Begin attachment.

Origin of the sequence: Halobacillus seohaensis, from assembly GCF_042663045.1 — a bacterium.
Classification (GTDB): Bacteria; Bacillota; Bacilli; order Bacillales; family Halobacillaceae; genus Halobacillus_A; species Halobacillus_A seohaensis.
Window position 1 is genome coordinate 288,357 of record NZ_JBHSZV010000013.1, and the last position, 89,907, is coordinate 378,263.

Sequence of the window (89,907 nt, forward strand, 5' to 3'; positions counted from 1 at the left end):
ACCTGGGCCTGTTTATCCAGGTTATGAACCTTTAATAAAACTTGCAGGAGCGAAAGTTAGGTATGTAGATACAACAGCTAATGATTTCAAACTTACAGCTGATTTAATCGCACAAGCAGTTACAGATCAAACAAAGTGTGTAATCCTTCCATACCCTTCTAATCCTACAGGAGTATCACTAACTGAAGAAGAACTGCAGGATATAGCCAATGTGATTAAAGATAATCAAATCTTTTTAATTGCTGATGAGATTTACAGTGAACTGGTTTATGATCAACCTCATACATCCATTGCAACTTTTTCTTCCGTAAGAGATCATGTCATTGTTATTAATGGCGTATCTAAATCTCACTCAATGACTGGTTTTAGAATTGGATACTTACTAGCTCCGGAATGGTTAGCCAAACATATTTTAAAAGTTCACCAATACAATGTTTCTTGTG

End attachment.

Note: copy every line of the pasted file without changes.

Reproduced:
Origin of the sequence: Halobacillus seohaensis, from assembly GCF_042663045.1 — a bacterium.
Classification (GTDB): Bacteria; Bacillota; Bacilli; order Bacillales; family Halobacillaceae; genus Halobacillus_A; species Halobacillus_A seohaensis.
Window position 1 is genome coordinate 288,357 of record NZ_JBHSZV010000013.1, and the last position, 89,907, is coordinate 378,263.

Sequence of the window (89,907 nt, forward strand, 5' to 3'; positions counted from 1 at the left end):
ACCTGGGCCTGTTTATCCAGGTTATGAACCTTTAATAAAACTTGCAGGAGCGAAAGTTAGGTATGTAGATACAACAGCTAATGATTTCAAACTTACAGCTGATTTAATCGCACAAGCAGTTACAGATCAAACAAAGTGTGTAATCCTTCCATACCCTTCTAATCCTACAGGAGTATCACTAACTGAAGAAGAACTGCAGGATATAGCCAATGTGATTAAAGATAATCAAATCTTTTTAATTGCTGATGAGATTTACAGTGAACTGGTTTATGATCAACCTCATACATCCATTGCAACTTTTTCTTCCGTAAGAGATCATGTCATTGTTATTAATGGCGTATCTAAATCTCACTCAATGACTGGTTTTAGAATTGGATACTTACTAGCTCCGGAATGGTTAGCCAAACATATTTTAAAAGTTCACCAATACAATGTTTCTTGTG